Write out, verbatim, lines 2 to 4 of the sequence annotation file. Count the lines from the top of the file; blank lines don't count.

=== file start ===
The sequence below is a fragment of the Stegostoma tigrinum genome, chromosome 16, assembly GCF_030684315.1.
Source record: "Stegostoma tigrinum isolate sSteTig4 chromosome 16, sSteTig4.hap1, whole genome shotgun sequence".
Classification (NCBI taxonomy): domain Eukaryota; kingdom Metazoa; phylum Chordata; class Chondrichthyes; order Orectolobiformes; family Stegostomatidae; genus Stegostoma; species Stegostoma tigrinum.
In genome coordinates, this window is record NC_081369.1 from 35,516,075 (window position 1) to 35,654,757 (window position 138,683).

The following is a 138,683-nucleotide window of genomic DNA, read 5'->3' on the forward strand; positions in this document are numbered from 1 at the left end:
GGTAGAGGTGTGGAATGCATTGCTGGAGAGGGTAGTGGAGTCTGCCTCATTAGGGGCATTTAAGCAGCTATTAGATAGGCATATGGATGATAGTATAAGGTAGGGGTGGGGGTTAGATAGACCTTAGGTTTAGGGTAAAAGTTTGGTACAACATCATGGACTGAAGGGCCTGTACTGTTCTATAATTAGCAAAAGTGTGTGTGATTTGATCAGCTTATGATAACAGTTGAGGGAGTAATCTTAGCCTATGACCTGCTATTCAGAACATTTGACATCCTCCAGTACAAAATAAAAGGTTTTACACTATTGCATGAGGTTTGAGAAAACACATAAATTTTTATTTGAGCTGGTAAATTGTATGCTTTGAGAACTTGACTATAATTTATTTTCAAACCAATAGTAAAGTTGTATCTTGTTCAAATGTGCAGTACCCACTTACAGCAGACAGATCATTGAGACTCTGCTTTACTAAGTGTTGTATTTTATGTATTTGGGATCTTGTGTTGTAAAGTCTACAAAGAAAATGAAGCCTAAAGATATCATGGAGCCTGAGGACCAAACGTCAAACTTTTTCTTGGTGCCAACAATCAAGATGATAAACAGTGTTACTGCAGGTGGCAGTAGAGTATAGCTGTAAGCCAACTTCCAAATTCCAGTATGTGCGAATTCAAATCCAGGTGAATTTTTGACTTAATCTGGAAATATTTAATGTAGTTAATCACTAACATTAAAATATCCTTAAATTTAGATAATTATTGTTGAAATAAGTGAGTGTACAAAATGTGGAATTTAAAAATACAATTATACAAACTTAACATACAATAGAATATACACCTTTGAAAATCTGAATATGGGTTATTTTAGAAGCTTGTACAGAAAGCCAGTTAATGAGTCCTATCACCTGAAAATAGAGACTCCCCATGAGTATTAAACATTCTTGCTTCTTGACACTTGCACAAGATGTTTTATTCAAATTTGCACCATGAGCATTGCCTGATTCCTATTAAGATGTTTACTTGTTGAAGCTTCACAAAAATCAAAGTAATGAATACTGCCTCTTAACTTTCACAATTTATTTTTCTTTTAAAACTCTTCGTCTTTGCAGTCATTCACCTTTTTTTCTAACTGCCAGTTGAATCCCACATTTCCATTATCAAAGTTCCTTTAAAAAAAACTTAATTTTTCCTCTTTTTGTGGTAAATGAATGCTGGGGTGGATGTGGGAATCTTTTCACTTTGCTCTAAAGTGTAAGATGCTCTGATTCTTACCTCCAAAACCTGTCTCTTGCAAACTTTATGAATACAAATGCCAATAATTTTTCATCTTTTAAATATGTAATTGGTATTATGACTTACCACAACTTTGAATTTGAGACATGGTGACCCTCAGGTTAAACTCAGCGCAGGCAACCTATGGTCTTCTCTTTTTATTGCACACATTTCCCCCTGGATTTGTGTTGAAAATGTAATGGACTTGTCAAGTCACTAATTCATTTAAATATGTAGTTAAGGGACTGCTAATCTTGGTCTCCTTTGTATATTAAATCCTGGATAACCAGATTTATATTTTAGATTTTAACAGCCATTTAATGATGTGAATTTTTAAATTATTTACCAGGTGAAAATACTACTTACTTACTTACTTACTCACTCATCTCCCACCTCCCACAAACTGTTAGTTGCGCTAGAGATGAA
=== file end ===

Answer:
Source record: "Stegostoma tigrinum isolate sSteTig4 chromosome 16, sSteTig4.hap1, whole genome shotgun sequence".
Classification (NCBI taxonomy): domain Eukaryota; kingdom Metazoa; phylum Chordata; class Chondrichthyes; order Orectolobiformes; family Stegostomatidae; genus Stegostoma; species Stegostoma tigrinum.
In genome coordinates, this window is record NC_081369.1 from 35,516,075 (window position 1) to 35,654,757 (window position 138,683).